“So much of the seafloor has never been mapped,” said Tim Battista, a scientist with NOAA’s National Ocean Service. “And in the areas that have been mapped, the data is often so sparse that it’s difficult to know what’s down there.”
Battista just returned from an 11-day expedition to the Caribbean, where he and other scientists aboard the NOAA Ship Nancy Foster mapped the seafloor around the Island of St. Croix. They are producing the first high-resolution bathymetric and habitat maps of the area.
In the old days, sailors would map the seafloor by dropping a plumb line to the bottom to measure depth. Onboard the Nancy Foster, scientists plumbed the seafloor with pings of sound from a multi-beam sonar system—1500 of them per second. The time it takes each ping to return indicates the depth at a single point on the bottom, which then becomes a pixel on the bathymetric map.
It is difficult to determine the seafloor habitat types directly from the sonar data, however, so scientists are also deploying remotely operated vehicles with video cameras attached. “The ROVs give us eyes on the bottom,” Battista said. That allows scientists to map habitats, including the coral habitats favored by snappers, groupers, and other valuable fish species.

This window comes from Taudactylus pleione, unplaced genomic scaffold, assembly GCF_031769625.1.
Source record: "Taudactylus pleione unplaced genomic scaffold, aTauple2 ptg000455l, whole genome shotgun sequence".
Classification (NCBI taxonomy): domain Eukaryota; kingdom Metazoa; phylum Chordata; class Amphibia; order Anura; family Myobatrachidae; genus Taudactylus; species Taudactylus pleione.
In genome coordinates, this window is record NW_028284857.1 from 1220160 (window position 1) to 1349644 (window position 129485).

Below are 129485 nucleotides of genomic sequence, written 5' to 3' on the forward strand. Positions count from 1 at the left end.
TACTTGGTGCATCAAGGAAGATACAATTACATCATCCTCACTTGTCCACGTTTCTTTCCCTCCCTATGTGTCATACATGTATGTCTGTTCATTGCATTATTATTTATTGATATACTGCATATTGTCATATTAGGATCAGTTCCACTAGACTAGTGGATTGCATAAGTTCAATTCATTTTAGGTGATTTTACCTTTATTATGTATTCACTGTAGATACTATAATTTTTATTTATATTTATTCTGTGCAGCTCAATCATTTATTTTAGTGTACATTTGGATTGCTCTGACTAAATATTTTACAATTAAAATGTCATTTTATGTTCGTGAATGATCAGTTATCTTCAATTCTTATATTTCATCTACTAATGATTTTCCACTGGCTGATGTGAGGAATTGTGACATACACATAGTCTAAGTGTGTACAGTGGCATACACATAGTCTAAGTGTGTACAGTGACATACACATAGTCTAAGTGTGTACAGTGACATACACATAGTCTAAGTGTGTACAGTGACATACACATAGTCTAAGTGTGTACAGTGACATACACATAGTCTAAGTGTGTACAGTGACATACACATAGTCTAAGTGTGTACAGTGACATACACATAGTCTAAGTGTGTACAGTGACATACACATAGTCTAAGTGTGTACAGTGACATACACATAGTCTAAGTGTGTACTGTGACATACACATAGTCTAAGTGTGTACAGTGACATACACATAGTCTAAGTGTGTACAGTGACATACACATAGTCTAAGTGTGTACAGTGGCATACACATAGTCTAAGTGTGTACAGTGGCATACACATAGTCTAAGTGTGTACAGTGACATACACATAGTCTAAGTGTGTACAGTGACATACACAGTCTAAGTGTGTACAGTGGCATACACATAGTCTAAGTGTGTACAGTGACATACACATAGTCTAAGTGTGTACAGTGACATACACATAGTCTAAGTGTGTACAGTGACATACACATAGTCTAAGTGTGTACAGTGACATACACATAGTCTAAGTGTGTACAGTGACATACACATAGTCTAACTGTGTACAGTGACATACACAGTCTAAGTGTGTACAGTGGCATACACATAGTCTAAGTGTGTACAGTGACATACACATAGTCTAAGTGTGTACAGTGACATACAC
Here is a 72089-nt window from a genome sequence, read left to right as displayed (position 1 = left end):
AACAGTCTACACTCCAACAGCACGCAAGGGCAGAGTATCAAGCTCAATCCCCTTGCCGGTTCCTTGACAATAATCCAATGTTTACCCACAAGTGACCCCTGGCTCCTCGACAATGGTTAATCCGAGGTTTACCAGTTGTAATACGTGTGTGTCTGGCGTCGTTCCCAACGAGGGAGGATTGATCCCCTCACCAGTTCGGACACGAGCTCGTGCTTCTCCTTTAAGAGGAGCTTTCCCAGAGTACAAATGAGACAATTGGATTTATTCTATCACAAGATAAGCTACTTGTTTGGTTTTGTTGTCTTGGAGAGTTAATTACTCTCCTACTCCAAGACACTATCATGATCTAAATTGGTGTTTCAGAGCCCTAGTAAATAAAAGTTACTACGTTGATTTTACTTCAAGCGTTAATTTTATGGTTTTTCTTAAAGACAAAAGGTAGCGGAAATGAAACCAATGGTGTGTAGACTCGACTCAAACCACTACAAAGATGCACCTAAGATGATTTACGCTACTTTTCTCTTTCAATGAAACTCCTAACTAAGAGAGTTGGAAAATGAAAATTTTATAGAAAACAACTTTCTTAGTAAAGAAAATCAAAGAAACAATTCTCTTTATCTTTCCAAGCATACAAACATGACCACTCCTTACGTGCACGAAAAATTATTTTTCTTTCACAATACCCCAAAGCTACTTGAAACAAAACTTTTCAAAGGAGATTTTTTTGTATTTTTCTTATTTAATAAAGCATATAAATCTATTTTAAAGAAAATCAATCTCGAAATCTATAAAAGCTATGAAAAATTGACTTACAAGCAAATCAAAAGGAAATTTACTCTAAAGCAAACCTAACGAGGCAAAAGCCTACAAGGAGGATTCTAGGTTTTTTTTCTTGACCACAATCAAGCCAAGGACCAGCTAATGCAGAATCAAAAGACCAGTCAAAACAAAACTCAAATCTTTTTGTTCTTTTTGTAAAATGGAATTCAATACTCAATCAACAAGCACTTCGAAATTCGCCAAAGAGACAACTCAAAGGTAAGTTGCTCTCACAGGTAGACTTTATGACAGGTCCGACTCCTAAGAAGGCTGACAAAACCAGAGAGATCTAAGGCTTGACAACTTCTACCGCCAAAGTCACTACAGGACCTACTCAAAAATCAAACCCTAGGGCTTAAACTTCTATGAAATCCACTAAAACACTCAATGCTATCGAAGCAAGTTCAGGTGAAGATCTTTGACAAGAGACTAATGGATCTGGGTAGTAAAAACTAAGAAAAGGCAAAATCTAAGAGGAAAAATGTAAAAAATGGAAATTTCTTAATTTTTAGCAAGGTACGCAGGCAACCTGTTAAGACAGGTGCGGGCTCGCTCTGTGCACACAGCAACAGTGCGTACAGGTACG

They’re also using scientific fish finding sonars that can pick up things in the water column as small as diatoms and as large as marine mammals. The result is a three-dimensional living map of the ocean that shows the shape of the seafloor, the habitats that cover it, and the animals that occupy the space above.
Maps Used to Design Fish Surveys
One of the people using those maps is Matt Campbell, a biologist with NOAA’s Southeast Fisheries Science Center who works on surveys to estimate the number of reef fish in the Gulf of Mexico and Caribbean.To estimate the abundance of reef fish, Campbell and his team drop a camera pod onto reefs to see who’s down there and to evaluate what kind of habitat they are utilizing.
The pod is about four feet across and has four cameras, each pointing in a different direction. “It looks like a giant hockey puck,” Campbell said. Because the cameras produce stereo video, scientists can not only identify and count fish, they can also estimate their size.
But knowing where to drop the cameras is difficult when you don’t have appropriate maps. “We’re interested in reef fish,” Campbell said. “So first we have to find the reefs.”
Most of the bottom, however, is sand, and in the past, dropping the camera involved a lot of guesswork. Campbell will use the new maps from the Nancy Foster expedition to drop the camera pod in places where he’s more likely to get fish on tape.
The reefs they’re looking for are not the shallow water ones you might see on your Caribbean vacation. They’re looking for mesophotic coral reefs, which live in semi-darkness at depths of up to 150 meters. “Those corals are beyond the safe range for divers,” Campbell said. “That’s why we know so little about where they are.”
In addition to feeding into fish surveys, the map data produced by the recent expedition will be used for navigational charts and for designing protected areas for fish.
“The vast majority of the ocean is unmapped,” Battista said. “But where we do make the effort to look and listen, it’s amazing how much we can see.”